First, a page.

About Us:

Born from the creative minds at Florida Track Days and partner motorsports facilities, FMRRA is the culmination of years of customer feedback. This is a series created by motorcycle racers for motorcycle racers. We have collaborated with the largest local race shops and racers in creating a new rulebook focused on the racers’ interest. This is a series built WITH the racer FOR the racer.

The Series:

Our actual race costs (race price / cost per lap) are at an industry low. We think our schedule gives a better value and gives the potential for increased fan attention that will benefit racers cost wise and with sponsor potential. Longer races for less money with increased opportunity to build race craft, race strategy and better preparation to move to higher levels of racing.

Many clubs allow the Lowest level of race classes liberal engine building rules. To be truly on equal footing one can expect to spend $15,000 – $20,000 on top of the purchase price to build a competitive motorcycle. Then include the cost of expensive race fuel and this equals a very expensive introduction to the sport. And for many clubs you get only one race at this level. In order to participate in additional racing often requires “racing up” against even higher spec motorcycles.

We’ve established two racing class specs. Superbike and SuperStock. Superbike spec for those with built motorcycles engines and SuperStock which includes motorcycles with no engine modification (stock engines). We’ve offered plenty of opportunities for both specs to race in multiple classes to ensure fairness and less temptation to break rules

We believe our SuperStock rules are the future of club racing. With no engine modification riders can purchase new and used street bikes and with minimal modifications come to the track and know they have a competitive platform to race with. The $15,000 – $20,000 you saved in SuperStock can buy you lots of fresh tires. It’s almost like racing for free

Modern inexpensive classes such as the 250 / 300 SuperStreet ensure low cost high fun excitement.

The venerable SV 650 – mostly decimated from the ranks in Florida unless raced in a highly spec’d form. We’ve created the class called “Production Twins” to bring the back the SV. $1000 -$2000 SV650’s with reliable stock engines that are easy on tires and a ton of fun.

Ever want to the opportunity to chase down a high dollar high horsepower Italian machine? We’re trying to help there also with the introduction of “Formula Twins”. Pick up an inexpensive SuperStock form RC51, SV1000 or maybe a Ducati 916 and give it a try.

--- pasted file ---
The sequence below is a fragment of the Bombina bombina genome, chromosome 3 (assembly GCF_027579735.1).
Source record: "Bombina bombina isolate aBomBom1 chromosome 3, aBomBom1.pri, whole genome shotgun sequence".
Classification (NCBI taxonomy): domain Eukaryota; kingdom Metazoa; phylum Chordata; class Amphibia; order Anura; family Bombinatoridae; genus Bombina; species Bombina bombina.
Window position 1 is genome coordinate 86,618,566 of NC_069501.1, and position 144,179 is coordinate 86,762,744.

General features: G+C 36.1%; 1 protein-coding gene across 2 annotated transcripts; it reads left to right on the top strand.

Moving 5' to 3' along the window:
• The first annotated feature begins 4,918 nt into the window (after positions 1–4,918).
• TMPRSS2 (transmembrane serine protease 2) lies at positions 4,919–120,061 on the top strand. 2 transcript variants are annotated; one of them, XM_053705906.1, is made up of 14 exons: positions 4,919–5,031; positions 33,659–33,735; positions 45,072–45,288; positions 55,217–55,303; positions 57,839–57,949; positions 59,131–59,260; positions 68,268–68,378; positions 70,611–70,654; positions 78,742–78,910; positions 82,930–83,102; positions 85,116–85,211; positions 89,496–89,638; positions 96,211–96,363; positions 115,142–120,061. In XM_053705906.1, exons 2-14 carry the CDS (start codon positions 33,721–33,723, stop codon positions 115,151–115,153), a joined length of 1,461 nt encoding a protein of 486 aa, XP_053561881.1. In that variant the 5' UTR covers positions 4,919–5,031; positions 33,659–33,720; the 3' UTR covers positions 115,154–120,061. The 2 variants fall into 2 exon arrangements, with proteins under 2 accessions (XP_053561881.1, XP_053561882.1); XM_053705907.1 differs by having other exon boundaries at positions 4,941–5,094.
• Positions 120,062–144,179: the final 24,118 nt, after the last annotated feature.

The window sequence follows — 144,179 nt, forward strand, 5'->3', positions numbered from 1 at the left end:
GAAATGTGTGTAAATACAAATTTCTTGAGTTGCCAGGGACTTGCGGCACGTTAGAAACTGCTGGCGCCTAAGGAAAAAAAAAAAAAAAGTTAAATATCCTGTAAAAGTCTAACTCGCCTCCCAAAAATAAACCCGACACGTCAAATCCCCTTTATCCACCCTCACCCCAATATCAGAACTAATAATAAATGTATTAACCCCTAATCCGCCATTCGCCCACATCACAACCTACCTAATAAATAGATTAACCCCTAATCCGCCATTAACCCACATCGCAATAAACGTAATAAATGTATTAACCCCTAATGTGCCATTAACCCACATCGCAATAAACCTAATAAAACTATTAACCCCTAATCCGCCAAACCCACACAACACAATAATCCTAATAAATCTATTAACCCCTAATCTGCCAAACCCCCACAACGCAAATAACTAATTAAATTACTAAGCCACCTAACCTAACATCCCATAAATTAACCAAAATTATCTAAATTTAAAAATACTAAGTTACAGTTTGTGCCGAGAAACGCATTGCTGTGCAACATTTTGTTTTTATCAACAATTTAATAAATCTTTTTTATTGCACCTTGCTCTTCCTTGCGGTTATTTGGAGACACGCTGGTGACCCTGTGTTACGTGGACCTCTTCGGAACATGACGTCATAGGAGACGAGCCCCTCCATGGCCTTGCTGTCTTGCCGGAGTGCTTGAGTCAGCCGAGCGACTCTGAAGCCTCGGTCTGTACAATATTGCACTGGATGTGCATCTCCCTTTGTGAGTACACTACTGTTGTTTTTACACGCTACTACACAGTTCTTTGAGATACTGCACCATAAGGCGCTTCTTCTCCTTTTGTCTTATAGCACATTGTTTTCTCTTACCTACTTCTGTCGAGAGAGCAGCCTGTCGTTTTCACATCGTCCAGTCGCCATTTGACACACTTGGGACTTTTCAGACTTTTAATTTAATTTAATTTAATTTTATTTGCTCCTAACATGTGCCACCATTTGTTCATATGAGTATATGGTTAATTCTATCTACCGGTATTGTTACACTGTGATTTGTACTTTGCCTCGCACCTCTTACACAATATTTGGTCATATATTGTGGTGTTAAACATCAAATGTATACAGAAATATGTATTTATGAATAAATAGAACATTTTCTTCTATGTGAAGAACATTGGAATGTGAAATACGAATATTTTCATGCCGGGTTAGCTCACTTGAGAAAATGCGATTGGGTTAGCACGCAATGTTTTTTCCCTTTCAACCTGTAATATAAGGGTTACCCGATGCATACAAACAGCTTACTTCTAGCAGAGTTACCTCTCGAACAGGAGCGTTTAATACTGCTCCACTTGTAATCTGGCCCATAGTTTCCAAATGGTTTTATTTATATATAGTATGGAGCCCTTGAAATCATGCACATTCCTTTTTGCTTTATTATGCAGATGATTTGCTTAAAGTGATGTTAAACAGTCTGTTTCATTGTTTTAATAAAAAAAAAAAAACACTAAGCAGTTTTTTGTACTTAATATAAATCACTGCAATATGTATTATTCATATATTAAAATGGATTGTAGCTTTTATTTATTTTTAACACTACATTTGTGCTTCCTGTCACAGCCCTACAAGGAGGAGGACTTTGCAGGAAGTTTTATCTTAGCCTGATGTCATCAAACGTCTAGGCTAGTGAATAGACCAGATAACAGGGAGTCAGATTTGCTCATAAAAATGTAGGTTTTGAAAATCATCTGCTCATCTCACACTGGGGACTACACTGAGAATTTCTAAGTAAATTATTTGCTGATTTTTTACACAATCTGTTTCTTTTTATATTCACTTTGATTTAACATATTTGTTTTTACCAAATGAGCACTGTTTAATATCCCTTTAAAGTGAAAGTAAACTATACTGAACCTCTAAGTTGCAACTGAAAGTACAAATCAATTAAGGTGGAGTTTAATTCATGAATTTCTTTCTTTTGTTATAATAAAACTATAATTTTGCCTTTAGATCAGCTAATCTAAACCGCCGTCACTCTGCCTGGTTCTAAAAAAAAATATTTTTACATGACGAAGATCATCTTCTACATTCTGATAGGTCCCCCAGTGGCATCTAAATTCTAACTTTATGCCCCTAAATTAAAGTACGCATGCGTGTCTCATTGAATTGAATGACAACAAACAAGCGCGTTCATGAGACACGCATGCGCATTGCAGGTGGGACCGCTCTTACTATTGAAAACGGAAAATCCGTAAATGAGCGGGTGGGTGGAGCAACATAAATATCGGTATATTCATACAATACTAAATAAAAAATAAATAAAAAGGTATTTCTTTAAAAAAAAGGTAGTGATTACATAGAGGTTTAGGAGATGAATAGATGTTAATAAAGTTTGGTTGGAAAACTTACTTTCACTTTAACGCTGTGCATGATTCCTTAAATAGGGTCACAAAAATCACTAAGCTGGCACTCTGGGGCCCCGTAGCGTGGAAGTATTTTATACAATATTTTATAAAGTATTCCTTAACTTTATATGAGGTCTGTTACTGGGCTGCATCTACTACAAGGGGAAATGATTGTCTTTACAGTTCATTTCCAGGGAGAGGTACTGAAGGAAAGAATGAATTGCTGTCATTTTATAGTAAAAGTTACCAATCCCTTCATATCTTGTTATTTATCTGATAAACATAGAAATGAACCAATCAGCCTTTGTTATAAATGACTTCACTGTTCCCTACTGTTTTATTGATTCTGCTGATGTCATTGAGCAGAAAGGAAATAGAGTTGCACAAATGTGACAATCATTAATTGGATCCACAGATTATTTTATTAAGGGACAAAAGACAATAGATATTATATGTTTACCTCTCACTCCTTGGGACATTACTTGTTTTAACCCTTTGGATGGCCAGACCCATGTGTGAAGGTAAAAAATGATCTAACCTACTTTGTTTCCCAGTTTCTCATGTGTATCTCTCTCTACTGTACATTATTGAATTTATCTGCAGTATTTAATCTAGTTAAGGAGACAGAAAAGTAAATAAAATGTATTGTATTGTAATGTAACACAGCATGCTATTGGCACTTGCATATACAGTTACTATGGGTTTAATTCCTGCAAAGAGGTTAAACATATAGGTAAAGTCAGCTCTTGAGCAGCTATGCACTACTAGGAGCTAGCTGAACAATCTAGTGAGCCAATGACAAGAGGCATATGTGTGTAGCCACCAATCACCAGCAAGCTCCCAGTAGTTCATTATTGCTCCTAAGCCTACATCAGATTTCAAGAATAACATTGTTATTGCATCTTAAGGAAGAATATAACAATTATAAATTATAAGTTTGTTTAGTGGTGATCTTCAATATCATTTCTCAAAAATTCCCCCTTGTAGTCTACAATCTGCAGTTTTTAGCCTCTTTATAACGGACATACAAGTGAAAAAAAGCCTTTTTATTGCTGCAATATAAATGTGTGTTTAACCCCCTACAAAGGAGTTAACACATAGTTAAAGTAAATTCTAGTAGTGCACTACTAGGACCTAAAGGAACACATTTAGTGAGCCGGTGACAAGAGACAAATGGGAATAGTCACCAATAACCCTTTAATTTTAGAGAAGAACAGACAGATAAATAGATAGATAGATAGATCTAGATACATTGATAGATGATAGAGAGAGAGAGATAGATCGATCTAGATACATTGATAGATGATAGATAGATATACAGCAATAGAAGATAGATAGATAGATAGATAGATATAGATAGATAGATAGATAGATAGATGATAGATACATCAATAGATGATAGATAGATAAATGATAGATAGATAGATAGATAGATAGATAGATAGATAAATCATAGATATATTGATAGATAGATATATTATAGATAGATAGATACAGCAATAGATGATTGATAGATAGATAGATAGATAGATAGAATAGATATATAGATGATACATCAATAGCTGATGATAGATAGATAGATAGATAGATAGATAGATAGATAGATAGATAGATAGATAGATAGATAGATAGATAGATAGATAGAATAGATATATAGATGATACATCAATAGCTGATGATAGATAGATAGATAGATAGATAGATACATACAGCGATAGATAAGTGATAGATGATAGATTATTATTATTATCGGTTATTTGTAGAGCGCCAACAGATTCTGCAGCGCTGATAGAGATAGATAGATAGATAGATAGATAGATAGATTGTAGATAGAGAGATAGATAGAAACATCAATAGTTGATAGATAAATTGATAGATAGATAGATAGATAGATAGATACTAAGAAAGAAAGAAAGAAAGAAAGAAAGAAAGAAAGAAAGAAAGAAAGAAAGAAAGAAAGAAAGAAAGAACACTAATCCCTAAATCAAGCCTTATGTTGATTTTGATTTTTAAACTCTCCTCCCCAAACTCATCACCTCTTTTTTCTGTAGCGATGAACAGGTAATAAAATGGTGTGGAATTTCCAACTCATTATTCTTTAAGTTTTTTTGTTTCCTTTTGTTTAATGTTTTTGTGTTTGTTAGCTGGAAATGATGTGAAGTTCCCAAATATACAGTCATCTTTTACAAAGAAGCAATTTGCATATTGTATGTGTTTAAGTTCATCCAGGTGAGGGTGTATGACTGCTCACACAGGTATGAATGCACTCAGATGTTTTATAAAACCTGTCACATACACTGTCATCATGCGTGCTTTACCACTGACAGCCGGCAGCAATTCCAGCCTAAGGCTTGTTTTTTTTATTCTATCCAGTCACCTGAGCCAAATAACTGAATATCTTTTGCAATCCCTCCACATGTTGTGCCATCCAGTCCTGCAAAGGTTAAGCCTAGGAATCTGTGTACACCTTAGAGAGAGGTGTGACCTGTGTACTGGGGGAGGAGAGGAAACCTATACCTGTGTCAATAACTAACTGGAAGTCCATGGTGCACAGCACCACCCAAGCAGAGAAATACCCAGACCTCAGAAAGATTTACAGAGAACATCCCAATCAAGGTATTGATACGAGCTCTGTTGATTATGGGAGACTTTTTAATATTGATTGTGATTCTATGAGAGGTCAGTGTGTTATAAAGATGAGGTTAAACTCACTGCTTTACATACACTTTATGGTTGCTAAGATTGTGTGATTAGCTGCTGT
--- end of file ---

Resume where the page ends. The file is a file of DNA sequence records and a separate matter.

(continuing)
Why do racers and teams spend over $500 in a weekend on expensive race gas? Because the racers next to them are using it. We thought saving thousands per year over everyone dropping a few horsepower is a pretty good tradeoff. That was another great suggestion from the racer community which came true with the sponsorship with Sunoco Race Fuels. Sunoco RMR for the Superbikes (the same stuff used by the factories in AMA MotoAmerica) and 93 pump gas for SuperStock.

Ever wonder what it would be like to be gridded more on your skill and less on other factors? We’ve added qualifying and even threw in a special session called Superpole to determine the front rows. More fun and better safety concerns.

And lots of other little things such as an upcoming new safety initiative. And most all of this coming from the local racer community. We’re listening so keep the suggestions coming! We’re looking forward to an awesome 2016 and hopefully you’ll join us!

FMRRA has partnered with MYLAPS to utilize the MYLAPS AMB transponders for all racers at FMRRA events. Not only is this the industry-standard, state of the art timing technology, but it will provide for live-streaming of on track race activity both on-line and via mobile phones in the pit lanes!

The past decade has shown a new landscape of traditional media, and here at FMRRA we are going to embrace that. During race weekends, we will have our team on the ground posting new content to all of our social media pages in the form of racer interviews, race results, photography, video trash talking, and more. Motorcycle racing is full of stories and excitement in the paddock and we are going to make the off-the-track action just as important as the racing itself.